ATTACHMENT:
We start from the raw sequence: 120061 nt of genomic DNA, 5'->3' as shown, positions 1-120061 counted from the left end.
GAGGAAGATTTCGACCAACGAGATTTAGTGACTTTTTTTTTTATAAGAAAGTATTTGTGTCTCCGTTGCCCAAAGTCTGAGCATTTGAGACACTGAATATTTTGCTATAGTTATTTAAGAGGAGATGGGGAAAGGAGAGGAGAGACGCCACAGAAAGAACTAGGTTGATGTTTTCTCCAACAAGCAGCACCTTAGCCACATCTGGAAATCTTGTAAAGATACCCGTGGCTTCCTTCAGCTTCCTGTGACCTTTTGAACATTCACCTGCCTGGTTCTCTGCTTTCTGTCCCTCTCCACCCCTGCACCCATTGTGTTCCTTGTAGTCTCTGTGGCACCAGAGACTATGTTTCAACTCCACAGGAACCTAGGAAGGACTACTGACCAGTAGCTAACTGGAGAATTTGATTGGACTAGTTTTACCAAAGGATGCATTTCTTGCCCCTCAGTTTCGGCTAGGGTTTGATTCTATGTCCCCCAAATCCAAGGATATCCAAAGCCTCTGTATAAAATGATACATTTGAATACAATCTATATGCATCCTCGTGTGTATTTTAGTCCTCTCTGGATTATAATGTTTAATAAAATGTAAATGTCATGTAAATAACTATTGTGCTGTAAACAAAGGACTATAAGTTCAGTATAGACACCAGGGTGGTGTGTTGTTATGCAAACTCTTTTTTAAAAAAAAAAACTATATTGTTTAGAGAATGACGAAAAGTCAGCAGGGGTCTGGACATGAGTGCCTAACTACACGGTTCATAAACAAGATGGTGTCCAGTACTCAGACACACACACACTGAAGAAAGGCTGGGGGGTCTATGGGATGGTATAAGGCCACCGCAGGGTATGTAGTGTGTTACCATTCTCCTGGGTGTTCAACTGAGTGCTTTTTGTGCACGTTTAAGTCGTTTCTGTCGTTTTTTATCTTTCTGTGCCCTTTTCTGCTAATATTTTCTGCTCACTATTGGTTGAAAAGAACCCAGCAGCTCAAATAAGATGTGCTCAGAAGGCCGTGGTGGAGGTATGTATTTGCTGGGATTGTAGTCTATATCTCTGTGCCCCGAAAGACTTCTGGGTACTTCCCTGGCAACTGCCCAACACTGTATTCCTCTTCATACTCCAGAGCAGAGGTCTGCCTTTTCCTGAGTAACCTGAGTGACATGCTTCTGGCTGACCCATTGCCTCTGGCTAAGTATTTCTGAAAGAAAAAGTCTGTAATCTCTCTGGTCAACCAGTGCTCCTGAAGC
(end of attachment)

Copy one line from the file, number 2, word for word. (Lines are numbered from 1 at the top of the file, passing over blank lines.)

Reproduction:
GAGGAAGATTTCGACCAACGAGATTTAGTGACTTTTTTTTTTATAAGAAAGTATTTGTGTCTCCGTTGCCCAAAGTCTGAGCATTTGAGACACTGAATATTTTGCTATAGTTATTTAAGAGGAGATGGGGAAAGGAGAGGAGAGACGCCACAGAAAGAACTAGGTTGATGTTTTCTCCAACAAGCAGCACCTTAGCCACATCTGGAAATCTTGTAAAGATACCCGTGGCTTCCTTCAGCTTCCTGTGACCTTTTGAACATTCACCTGCCTGGTTCTCTGCTTTCTGTCCCTCTCCACCCCTGCACCCATTGTGTTCCTTGTAGTCTCTGTGGCACCAGAGACTATGTTTCAACTCCACAGGAACCTAGGAAGGACTACTGACCAGTAGCTAACTGGAGAATTTGATTGGACTAGTTTTACCAAAGGATGCATTTCTTGCCCCTCAGTTTCGGCTAGGGTTTGATTCTATGTCCCCCAAATCCAAGGATATCCAAAGCCTCTGTATAAAATGATACATTTGAATACAATCTATATGCATCCTCGTGTGTATTTTAGTCCTCTCTGGATTATAATGTTTAATAAAATGTAAATGTCATGTAAATAACTATTGTGCTGTAAACAAAGGACTATAAGTTCAGTATAGACACCAGGGTGGTGTGTTGTTATGCAAACTCTTTTTTAAAAAAAAAAACTATATTGTTTAGAGAATGACGAAAAGTCAGCAGGGGTCTGGACATGAGTGCCTAACTACACGGTTCATAAACAAGATGGTGTCCAGTACTCAGACACACACACACTGAAGAAAGGCTGGGGGGTCTATGGGATGGTATAAGGCCACCGCAGGGTATGTAGTGTGTTACCATTCTCCTGGGTGTTCAACTGAGTGCTTTTTGTGCACGTTTAAGTCGTTTCTGTCGTTTTTTATCTTTCTGTGCCCTTTTCTGCTAATATTTTCTGCTCACTATTGGTTGAAAAGAACCCAGCAGCTCAAATAAGATGTGCTCAGAAGGCCGTGGTGGAGGTATGTATTTGCTGGGATTGTAGTCTATATCTCTGTGCCCCGAAAGACTTCTGGGTACTTCCCTGGCAACTGCCCAACACTGTATTCCTCTTCATACTCCAGAGCAGAGGTCTGCCTTTTCCTGAGTAACCTGAGTGACATGCTTCTGGCTGACCCATTGCCTCTGGCTAAGTATTTCTGAAAGAAAAAGTCTGTAATCTCTCTGGTCAACCAGTGCTCCTGAAGC